I am the proud owner of a V&A membership card. Yes, I join the flanks of those who rise and peruse in museums. It’s the first time I’ve had an annual membership of a cultural venue. I’ve had the cinema, and have the gym’s but never a place so far away.
Today after dropping off my canvases for the forthcoming exhibition at the Claremont Project in the Angel, Islington, I went via Kings Cross to South Ken. to queue for the Shoe exhibition. There was no queue. The place was quiet: Alexander McQueen’s exhibition, gig, has just finished. I saw it twice.
Did the shoes in 5 minutes. Kate Porter lent her shoes to the V&A. There was a film about shoe-making/cobbling and familiar styles sat next to “Lotus Flower” shoes, those tiny things worn by culturally-mutilated Chinese women. Glad it was free for me.
I was on a University mathematics course years back and my chosen project was “shoe-making”. I interrupted the cobblers in Lea Bridge Road, none of whom spoke English, and copied their templates then wrote notes about Empire -made size 8 shoes being smaller than those manufactured in England. Our tutor never hid her disappointment at the amateur research.
I remembered how I’d go to school inMuswell Hill with holes in the soles of my shoes and so my socks had holes too. There was nothing to be done. My mother took us to the Nag’s Head Holloway shoe shops once in a blue moon.
What’s all this gotta do with the price of bread?
Saw the UK Ceramics in Blue and White on the empty sixth floor of the V&A. Not absorbed that into my system yet.
Back in the room.
Very happy that having put it out there that Up Your Street Community Group is arranging a trip to the V&A for the Black British Experience photographic exhibition that people are coming in. It’s a social event too; we take our flasks and sarnis and share our aluminium foiled parcels before we do that long trek along the tunnel back to the tube station which always reminds me of Westray ferries and sheep being loaded past the barriers. I’m assured that South Ken is always like that.. Very happy too that my brain twerked and I was moved to invite a local expert on black history to start conversations with us just like Pat Williams did when she guided us through the Nehru Rooms at aforementioned V&A.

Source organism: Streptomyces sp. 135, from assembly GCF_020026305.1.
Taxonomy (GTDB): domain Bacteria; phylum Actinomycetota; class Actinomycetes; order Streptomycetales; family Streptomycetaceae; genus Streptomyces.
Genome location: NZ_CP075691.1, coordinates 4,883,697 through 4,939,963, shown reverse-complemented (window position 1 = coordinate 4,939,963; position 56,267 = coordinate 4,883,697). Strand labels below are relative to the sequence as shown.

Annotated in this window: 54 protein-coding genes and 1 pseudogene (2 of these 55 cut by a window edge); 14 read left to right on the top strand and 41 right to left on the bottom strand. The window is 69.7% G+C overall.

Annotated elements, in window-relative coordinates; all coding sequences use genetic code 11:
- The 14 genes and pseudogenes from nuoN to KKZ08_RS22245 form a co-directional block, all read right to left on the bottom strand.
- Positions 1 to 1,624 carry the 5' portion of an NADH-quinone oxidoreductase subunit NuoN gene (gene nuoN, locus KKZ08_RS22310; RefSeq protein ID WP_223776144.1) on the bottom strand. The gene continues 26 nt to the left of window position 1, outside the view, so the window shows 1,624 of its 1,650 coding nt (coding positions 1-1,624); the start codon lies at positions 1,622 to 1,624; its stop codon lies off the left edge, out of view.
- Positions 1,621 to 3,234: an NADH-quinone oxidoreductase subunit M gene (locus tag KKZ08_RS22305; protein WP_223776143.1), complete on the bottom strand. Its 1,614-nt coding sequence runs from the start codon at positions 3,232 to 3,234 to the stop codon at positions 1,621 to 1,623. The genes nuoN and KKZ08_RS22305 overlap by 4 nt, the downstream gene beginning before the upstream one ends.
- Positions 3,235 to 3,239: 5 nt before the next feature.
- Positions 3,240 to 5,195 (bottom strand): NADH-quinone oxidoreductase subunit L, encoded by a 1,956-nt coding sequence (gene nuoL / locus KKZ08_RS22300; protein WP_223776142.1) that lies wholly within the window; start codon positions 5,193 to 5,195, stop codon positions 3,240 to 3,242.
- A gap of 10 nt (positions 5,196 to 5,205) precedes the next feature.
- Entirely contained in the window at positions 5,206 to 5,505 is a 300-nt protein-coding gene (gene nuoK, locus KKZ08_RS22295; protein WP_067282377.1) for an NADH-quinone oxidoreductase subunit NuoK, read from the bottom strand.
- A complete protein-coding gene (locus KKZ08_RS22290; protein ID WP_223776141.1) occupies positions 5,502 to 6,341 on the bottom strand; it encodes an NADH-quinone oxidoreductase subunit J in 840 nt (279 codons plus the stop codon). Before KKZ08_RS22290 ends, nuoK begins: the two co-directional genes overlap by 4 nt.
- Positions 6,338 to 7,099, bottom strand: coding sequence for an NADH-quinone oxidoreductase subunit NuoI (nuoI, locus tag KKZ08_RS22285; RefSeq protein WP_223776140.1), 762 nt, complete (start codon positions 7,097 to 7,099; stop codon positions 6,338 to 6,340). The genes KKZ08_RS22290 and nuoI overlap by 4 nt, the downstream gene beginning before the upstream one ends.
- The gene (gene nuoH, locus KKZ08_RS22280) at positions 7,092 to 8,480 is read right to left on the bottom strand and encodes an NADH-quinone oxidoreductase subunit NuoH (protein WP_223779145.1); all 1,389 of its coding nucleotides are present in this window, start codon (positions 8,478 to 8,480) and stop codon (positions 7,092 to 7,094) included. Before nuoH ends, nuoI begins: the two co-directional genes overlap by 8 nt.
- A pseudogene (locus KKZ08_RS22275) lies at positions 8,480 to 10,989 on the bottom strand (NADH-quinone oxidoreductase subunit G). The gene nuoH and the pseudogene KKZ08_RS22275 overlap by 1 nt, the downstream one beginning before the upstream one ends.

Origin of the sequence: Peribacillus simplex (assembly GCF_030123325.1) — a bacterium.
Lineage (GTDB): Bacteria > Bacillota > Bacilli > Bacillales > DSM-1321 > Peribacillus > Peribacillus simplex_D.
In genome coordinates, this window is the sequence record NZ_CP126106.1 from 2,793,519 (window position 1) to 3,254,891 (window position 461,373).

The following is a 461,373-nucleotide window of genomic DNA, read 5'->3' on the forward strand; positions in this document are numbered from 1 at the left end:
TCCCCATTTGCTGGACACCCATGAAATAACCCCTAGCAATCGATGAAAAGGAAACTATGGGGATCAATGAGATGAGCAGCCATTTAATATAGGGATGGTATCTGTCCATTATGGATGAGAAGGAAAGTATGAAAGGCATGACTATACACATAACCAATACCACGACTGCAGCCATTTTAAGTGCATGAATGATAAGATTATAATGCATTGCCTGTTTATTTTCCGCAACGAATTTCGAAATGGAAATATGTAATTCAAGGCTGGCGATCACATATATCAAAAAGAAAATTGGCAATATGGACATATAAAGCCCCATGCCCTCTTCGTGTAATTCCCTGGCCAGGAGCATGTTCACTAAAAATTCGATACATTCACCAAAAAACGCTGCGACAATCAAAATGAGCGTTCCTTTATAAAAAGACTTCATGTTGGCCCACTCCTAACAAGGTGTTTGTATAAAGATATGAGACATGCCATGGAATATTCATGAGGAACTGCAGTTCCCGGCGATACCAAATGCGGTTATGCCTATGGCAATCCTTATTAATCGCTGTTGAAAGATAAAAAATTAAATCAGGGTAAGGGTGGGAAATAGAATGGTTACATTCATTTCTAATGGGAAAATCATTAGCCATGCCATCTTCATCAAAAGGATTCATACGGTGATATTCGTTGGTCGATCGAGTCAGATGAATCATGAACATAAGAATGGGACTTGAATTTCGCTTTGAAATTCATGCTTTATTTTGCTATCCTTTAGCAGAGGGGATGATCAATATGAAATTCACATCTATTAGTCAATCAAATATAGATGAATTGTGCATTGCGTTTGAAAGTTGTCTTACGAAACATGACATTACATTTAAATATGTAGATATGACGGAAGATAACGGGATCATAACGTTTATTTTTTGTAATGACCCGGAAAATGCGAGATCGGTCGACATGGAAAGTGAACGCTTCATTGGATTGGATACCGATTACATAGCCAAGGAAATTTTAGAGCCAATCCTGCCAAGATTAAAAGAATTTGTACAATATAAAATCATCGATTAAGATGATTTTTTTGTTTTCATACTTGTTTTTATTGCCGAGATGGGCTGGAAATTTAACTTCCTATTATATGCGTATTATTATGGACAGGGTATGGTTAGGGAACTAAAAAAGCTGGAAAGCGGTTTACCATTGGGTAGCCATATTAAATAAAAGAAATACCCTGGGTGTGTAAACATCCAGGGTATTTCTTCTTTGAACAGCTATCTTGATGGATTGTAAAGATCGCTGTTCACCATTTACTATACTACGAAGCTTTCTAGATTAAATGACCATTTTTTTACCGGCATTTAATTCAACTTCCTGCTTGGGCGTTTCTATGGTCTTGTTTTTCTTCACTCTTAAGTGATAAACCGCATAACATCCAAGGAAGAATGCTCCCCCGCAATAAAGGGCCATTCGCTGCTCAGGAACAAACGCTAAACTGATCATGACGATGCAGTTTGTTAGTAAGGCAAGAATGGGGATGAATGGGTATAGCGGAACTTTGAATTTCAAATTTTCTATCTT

Love a photographic exhibition me. At my suggestion, some social and community engagement outfits are also going up South Ken and then of course there’s the Black Cultural Archives in Brixton.
Cumberbatch was in the celeb headlines for saying “coloured” instead of “black”. In my mix it’s not the white people who say “coloured”. Senior Trinidadians will say “we people, we coloured people” and them up’ll pipe a Chinese guy going on about the coloureds. I used to beg my mum not to say “darkies” in 1990! She just said “But we always said that”. Crafty woman. She was trying to start a discussion with her big pink tongue in her cheek. I lived on a Scottish island where all the people said “darkey”. They’d say, ” The darkey’s coming. Lock your back doors”. What I imagined, eh? Off the boat came the travelling salesman Mr Ahmed Ali. He was shocked to hear my London accent. Oh days! That was only ten years ago less. On an island where still the shopkeeper clothes the new Tampax box in a brown bag and shuffles the bag surreptitiously across the counter. I know!
Not much call for periods up there. International Women’s Day got the next boat out.